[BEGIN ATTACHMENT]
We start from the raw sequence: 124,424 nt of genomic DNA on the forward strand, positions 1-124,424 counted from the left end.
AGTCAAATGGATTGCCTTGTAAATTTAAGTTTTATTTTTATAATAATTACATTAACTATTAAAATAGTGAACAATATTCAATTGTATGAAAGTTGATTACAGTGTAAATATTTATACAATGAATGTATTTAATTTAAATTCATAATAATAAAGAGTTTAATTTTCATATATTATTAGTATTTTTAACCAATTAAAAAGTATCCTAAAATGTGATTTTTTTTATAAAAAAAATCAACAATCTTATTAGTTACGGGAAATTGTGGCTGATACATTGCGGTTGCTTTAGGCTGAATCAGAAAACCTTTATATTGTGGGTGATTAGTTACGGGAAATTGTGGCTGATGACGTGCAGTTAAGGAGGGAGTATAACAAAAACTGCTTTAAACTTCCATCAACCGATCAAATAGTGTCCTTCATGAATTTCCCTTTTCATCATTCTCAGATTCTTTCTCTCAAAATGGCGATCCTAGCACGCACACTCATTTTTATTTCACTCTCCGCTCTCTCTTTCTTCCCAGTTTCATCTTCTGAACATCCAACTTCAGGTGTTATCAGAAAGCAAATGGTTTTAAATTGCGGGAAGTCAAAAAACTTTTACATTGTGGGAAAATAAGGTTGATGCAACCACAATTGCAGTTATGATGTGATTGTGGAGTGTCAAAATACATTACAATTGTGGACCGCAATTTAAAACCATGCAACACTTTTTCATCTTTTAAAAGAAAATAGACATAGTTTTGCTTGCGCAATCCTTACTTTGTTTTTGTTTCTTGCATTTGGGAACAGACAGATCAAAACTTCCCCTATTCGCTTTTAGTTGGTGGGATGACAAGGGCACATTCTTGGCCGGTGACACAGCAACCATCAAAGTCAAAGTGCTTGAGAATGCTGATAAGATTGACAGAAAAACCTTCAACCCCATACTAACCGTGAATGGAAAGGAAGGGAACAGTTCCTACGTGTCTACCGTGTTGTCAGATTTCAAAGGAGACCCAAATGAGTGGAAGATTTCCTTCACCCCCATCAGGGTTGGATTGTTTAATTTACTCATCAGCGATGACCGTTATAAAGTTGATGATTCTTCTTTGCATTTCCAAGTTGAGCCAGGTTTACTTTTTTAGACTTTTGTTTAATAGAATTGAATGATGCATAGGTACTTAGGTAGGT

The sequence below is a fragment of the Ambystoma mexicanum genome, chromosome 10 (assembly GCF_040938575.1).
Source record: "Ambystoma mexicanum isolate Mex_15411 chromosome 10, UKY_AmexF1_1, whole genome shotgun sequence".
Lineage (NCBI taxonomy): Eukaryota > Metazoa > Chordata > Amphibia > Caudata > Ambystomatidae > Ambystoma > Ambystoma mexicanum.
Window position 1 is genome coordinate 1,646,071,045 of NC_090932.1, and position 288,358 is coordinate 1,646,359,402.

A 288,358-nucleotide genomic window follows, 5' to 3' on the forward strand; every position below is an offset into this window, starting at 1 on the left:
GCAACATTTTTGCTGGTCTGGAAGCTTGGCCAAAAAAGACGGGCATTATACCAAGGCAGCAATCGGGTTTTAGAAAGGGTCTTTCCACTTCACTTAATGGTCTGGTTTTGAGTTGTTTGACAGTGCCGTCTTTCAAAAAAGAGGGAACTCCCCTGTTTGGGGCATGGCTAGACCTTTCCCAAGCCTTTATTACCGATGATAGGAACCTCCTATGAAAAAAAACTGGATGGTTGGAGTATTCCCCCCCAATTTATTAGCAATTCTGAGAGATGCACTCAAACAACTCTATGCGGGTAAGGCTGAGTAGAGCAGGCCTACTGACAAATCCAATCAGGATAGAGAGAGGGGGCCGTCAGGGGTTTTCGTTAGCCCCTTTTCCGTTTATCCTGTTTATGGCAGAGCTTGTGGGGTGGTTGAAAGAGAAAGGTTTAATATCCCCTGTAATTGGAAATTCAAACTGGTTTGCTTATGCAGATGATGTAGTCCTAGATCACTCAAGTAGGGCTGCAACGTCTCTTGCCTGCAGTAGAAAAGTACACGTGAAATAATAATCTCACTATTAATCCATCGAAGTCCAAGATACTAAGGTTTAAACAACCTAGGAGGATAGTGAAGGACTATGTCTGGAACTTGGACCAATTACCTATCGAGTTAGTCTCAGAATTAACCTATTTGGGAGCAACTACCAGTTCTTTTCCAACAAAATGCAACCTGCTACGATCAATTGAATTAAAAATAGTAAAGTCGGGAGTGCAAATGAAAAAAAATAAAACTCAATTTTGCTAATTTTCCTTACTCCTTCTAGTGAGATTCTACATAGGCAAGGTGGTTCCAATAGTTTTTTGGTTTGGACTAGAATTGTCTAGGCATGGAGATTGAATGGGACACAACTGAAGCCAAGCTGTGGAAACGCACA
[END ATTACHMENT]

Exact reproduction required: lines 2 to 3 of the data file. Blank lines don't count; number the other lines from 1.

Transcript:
AGTCAAATGGATTGCCTTGTAAATTTAAGTTTTATTTTTATAATAATTACATTAACTATTAAAATAGTGAACAATATTCAATTGTATGAAAGTTGATTACAGTGTAAATATTTATACAATGAATGTATTTAATTTAAATTCATAATAATAAAGAGTTTAATTTTCATATATTATTAGTATTTTTAACCAATTAAAAAGTATCCTAAAATGTGATTTTTTTTATAAAAAAAATCAACAATCTTATTAGTTACGGGAAATTGTGGCTGATACATTGCGGTTGCTTTAGGCTGAATCAGAAAACCTTTATATTGTGGGTGATTAGTTACGGGAAATTGTGGCTGATGACGTGCAGTTAAGGAGGGAGTATAACAAAAACTGCTTTAAACTTCCATCAACCGATCAAATAGTGTCCTTCATGAATTTCCCTTTTCATCATTCTCAGATTCTTTCTCTCAAAATGGCGATCCTAGCACGCACACTCATTTTTATTTCACTCTCCGCTCTCTCTTTCTTCCCAGTTTCATCTTCTGAACATCCAACTTCAGGTGTTATCAGAAAGCAAATGGTTTTAAATTGCGGGAAGTCAAAAAACTTTTACATTGTGGGAAAATAAGGTTGATGCAACCACAATTGCAGTTATGATGTGATTGTGGAGTGTCAAAATACATTACAATTGTGGACCGCAATTTAAAACCATGCAACACTTTTTCATCTTTTAAAAGAAAATAGACATAGTTTTGCTTGCGCAATCCTTACTTTGTTTTTGTTTCTTGCATTTGGGAACAGACAGATCAAAACTTCCCCTATTCGCTTTTAGTTGGTGGGATGACAAGGGCACATTCTTGGCCGGTGACACAGCAACCATCAAAGTCAAAGTGCTTGAGAATGCTGATAAGATTGACAGAAAAACCTTCAACCCCATACTAACCGTGAATGGAAAGGAAGGGAACAGTTCCTACGTGTCTACCGTGTTGTCAGATTTCAAAGGAGACCCAAATGAGTGGAAGATTTCCTTCACCCCCATCAGGGTTGGATTGTTTAATTTACTCATCAGCGATGACCGTTATAAAGTTGATGATTCTTCTTTGCATTTCCAAGTTGAGCCAGGTTTACTTTTTTAGACTTTTGTTTAATAGAATTGAATGATGCATAGGTACTTAGGTAGGT

The sequence below is a fragment of the Ambystoma mexicanum genome, chromosome 10 (assembly GCF_040938575.1).